Convenience, safety, and accessibility are the main appeal of these delivery services. This was especially evident during the COVID-19 pandemic, when many consumers turned to delivery to avoid in-person shopping. In theory, this means that more people will have better access to food, especially those with health, mobility, or other constraints. However, convenience comes at a price, and grocery delivery services pass this cost onto consumers in the form of markups, service, and delivery fees. Additionally, increased food costs due to inflation likely render this conveniencefinancially out of reach for those most in need.

Reduction in greenhouse gas emissions?
There’s some evidence that grocery delivery could be more environmentally friendly than hopping into the car because it reduces greenhouse gas emissions. A study in Washington State demonstrated that it may be more efficient for a fully stocked truck to deliver to multiple households in the same neighborhood rather than individuals driving to the store themselves. But this is a best case scenario. The biggest emissions reductions would require households to cluster their orders together and forgo specific delivery times, thus reducing the convenience factor and the main selling point of such services.

Reliance on California’s Central Valley
Twenty-five percent of our nation’s food is produced in the Central Valley of California. The area is so integral to business that the company I worked for hired someone specifically from the region to oversee produce sourcing. But its agricultural future is in peril: water is scarcer than ever, severe droughts related to climate change have diminished groundwater stores and decimated crops, and intensive farming practices exacerbate the problem.

Crop failures or shortages were a huge sourcing and supply chain headache with trickle down effects. Customers often complained about receiving an inferior product, or one not as uniform as what they were accustomed to. Receiving a last minute vegetable “swap” presented a whole new set of customer challenges: I don’t like the cauliflower that replaced my broccoli! And how am I supposed to cook this?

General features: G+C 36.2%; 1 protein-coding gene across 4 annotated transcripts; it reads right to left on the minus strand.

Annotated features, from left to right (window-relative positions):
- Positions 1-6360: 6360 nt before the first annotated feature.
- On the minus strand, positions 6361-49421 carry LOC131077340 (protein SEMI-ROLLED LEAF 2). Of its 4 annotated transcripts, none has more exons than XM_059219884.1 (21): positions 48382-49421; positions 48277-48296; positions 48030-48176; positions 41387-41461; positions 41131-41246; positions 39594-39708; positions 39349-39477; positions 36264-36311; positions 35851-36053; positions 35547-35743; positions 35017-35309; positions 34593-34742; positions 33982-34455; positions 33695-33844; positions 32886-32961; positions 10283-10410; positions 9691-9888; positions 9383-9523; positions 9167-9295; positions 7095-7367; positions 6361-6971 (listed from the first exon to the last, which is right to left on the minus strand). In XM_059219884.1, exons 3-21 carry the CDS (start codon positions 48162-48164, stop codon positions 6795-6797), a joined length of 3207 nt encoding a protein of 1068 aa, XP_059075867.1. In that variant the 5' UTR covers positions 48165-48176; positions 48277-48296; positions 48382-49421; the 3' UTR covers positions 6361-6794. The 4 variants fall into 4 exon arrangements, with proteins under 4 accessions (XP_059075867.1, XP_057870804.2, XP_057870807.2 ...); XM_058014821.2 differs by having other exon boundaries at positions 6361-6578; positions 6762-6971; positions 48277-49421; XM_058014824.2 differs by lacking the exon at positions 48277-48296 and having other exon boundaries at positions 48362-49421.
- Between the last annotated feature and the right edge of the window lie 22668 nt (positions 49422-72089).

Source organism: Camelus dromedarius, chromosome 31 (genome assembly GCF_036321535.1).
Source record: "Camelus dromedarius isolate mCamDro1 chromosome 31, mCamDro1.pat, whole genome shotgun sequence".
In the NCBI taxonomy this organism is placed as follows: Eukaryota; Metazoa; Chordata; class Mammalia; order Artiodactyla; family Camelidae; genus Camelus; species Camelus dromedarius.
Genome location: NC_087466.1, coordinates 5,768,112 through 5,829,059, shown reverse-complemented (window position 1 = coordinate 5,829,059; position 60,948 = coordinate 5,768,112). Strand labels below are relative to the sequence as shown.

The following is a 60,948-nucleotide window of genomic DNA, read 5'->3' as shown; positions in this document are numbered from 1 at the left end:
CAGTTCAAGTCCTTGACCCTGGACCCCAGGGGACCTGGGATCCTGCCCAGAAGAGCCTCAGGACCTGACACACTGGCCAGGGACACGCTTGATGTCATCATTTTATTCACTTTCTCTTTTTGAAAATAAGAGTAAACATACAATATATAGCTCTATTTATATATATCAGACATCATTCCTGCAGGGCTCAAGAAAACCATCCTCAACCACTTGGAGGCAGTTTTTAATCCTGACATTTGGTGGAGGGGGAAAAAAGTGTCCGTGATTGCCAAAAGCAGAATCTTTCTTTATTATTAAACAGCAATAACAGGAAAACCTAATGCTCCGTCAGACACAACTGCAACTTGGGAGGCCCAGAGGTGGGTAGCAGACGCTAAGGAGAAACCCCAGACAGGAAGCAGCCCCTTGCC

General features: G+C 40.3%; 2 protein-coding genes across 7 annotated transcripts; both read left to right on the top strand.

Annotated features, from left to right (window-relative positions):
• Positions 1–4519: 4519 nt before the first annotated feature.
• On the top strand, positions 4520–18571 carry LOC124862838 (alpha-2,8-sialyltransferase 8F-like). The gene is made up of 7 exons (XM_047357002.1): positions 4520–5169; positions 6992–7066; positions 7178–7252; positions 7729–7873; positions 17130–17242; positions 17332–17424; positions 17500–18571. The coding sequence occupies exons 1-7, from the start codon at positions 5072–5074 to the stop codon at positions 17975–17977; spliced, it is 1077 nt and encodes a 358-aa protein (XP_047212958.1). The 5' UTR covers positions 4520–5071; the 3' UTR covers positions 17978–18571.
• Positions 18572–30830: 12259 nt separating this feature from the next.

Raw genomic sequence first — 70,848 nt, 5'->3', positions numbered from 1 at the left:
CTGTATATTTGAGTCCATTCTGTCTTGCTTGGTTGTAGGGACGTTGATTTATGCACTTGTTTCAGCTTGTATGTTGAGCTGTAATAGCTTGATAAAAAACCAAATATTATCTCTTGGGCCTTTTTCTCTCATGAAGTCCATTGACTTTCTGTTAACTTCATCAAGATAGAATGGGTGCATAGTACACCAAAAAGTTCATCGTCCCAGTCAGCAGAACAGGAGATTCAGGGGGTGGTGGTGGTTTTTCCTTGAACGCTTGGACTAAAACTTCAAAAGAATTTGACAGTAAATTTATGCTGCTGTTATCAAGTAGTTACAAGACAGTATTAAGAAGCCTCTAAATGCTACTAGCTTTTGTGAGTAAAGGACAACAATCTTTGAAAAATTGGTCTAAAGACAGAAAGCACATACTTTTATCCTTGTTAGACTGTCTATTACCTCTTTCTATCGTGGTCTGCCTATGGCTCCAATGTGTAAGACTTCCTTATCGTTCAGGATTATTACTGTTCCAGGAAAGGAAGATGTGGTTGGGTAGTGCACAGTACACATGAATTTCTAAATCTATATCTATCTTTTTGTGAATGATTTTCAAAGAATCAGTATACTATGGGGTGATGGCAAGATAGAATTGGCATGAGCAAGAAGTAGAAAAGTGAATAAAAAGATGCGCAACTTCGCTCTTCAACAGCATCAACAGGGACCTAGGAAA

The end result was often wasted food, as evidenced in the customer comments I analyzed. Food wasted at the household level is especially egregious because it squanders all the resources that went into growing, processing, packaging, and shipping it. In the U.S., between 73 and 152 metric tons of food is wasted somewhere along the supply chain annually. About half of that waste is happening at the household or food service level. And worldwide, food waste contributes 8% of human-generated greenhouse gas emissions, making it a significant contributor to climate change.

When customers rated a product or recipe, it became a data point used to further refine the AI, which then “decides” what product or recipe will go into their next delivery. You’ve no doubt seen the effectiveness of this technology in eerily relevant pop-up ads. Similar to how AI learns which ads you are most likely to click on, it can also learn which foods you’re going to enjoy or not. Like that hamburger? You shall receive more ground beef! It becomes a feedback loop designed to retain customers and increase profits, but not necessarily improve your health or the environment.

Looking Ahead